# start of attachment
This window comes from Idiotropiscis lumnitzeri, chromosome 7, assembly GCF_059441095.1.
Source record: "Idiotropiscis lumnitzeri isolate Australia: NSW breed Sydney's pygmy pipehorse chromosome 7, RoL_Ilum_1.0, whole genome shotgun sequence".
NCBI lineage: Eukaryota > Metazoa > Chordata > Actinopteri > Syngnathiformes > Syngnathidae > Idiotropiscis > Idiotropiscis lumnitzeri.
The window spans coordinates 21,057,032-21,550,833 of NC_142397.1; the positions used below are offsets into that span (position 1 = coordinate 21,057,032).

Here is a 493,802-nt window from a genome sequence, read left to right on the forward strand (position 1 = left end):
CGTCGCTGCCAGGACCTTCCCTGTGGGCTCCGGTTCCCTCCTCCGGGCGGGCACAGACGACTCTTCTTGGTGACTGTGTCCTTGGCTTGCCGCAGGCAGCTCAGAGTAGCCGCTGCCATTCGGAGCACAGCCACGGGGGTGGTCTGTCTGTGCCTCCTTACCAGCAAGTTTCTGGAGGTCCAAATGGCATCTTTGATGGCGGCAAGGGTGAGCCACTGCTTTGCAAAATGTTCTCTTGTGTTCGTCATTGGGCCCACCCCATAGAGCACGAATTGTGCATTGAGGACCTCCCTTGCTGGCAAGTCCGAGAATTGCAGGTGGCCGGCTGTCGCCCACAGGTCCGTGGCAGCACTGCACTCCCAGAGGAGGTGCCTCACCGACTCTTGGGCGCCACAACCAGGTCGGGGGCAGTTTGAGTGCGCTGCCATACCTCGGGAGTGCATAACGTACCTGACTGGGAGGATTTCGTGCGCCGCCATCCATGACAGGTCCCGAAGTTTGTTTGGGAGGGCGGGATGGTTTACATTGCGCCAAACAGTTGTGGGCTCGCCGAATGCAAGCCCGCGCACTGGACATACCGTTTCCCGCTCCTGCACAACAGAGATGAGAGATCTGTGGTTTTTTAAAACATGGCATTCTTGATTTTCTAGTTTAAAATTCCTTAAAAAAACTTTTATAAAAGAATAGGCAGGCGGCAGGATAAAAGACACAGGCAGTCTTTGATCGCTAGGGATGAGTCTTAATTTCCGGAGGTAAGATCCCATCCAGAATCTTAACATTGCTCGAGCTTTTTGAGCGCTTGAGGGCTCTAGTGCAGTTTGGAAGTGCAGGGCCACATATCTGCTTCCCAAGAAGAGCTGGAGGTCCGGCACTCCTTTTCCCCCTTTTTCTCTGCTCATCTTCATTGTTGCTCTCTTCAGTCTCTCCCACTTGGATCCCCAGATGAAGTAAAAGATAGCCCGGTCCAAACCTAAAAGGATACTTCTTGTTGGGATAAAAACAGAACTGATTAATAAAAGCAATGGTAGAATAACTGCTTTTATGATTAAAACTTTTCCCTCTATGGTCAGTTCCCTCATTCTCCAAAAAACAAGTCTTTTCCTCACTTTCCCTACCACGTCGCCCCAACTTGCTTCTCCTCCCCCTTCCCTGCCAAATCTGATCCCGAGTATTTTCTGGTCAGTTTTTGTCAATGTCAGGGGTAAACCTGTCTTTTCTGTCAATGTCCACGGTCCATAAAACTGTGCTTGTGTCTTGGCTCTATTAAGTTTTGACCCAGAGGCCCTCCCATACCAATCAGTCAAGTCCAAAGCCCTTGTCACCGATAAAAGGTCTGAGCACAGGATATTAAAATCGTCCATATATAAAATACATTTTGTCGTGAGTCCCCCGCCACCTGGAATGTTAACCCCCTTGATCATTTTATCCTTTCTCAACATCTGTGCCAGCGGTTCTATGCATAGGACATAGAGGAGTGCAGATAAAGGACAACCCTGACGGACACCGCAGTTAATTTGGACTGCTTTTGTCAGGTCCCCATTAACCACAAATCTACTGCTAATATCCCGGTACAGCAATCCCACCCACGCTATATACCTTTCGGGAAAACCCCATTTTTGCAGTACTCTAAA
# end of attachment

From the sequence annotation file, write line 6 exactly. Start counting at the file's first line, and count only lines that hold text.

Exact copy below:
CGTCGCTGCCAGGACCTTCCCTGTGGGCTCCGGTTCCCTCCTCCGGGCGGGCACAGACGACTCTTCTTGGTGACTGTGTCCTTGGCTTGCCGCAGGCAGCTCAGAGTAGCCGCTGCCATTCGGAGCACAGCCACGGGGGTGGTCTGTCTGTGCCTCCTTACCAGCAAGTTTCTGGAGGTCCAAATGGCATCTTTGATGGCGGCAAGGGTGAGCCACTGCTTTGCAAAATGTTCTCTTGTGTTCGTCATTGGGCCCACCCCATAGAGCACGAATTGTGCATTGAGGACCTCCCTTGCTGGCAAGTCCGAGAATTGCAGGTGGCCGGCTGTCGCCCACAGGTCCGTGGCAGCACTGCACTCCCAGAGGAGGTGCCTCACCGACTCTTGGGCGCCACAACCAGGTCGGGGGCAGTTTGAGTGCGCTGCCATACCTCGGGAGTGCATAACGTACCTGACTGGGAGGATTTCGTGCGCCGCCATCCATGACAGGTCCCGAAGTTTGTTTGGGAGGGCGGGATGGTTTACATTGCGCCAAACAGTTGTGGGCTCGCCGAATGCAAGCCCGCGCACTGGACATACCGTTTCCCGCTCCTGCACAACAGAGATGAGAGATCTGTGGTTTTTTAAAACATGGCATTCTTGATTTTCTAGTTTAAAATTCCTTAAAAAAACTTTTATAAAAGAATAGGCAGGCGGCAGGATAAAAGACACAGGCAGTCTTTGATCGCTAGGGATGAGTCTTAATTTCCGGAGGTAAGATCCCATCCAGAATCTTAACATTGCTCGAGCTTTTTGAGCGCTTGAGGGCTCTAGTGCAGTTTGGAAGTGCAGGGCCACATATCTGCTTCCCAAGAAGAGCTGGAGGTCCGGCACTCCTTTTCCCCCTTTTTCTCTGCTCATCTTCATTGTTGCTCTCTTCAGTCTCTCCCACTTGGATCCCCAGATGAAGTAAAAGATAGCCCGGTCCAAACCTAAAAGGATACTTCTTGTTGGGATAAAAACAGAACTGATTAATAAAAGCAATGGTAGAATAACTGCTTTTATGATTAAAACTTTTCCCTCTATGGTCAGTTCCCTCATTCTCCAAAAAACAAGTCTTTTCCTCACTTTCCCTACCACGTCGCCCCAACTTGCTTCTCCTCCCCCTTCCCTGCCAAATCTGATCCCGAGTATTTTCTGGTCAGTTTTTGTCAATGTCAGGGGTAAACCTGTCTTTTCTGTCAATGTCCACGGTCCATAAAACTGTGCTTGTGTCTTGGCTCTATTAAGTTTTGACCCAGAGGCCCTCCCATACCAATCAGTCAAGTCCAAAGCCCTTGTCACCGATAAAAGGTCTGAGCACAGGATATTAAAATCGTCCATATATAAAATACATTTTGTCGTGAGTCCCCCGCCACCTGGAATGTTAACCCCCTTGATCATTTTATCCTTTCTCAACATCTGTGCCAGCGGTTCTATGCATAGGACATAGAGGAGTGCAGATAAAGGACAACCCTGACGGACACCGCAGTTAATTTGGACTGCTTTTGTCAGGTCCCCATTAACCACAAATCTACTGCTAATATCCCGGTACAGCAATCCCACCCACGCTATATACCTTTCGGGAAAACCCCATTTTTGCAGTACTCTAAA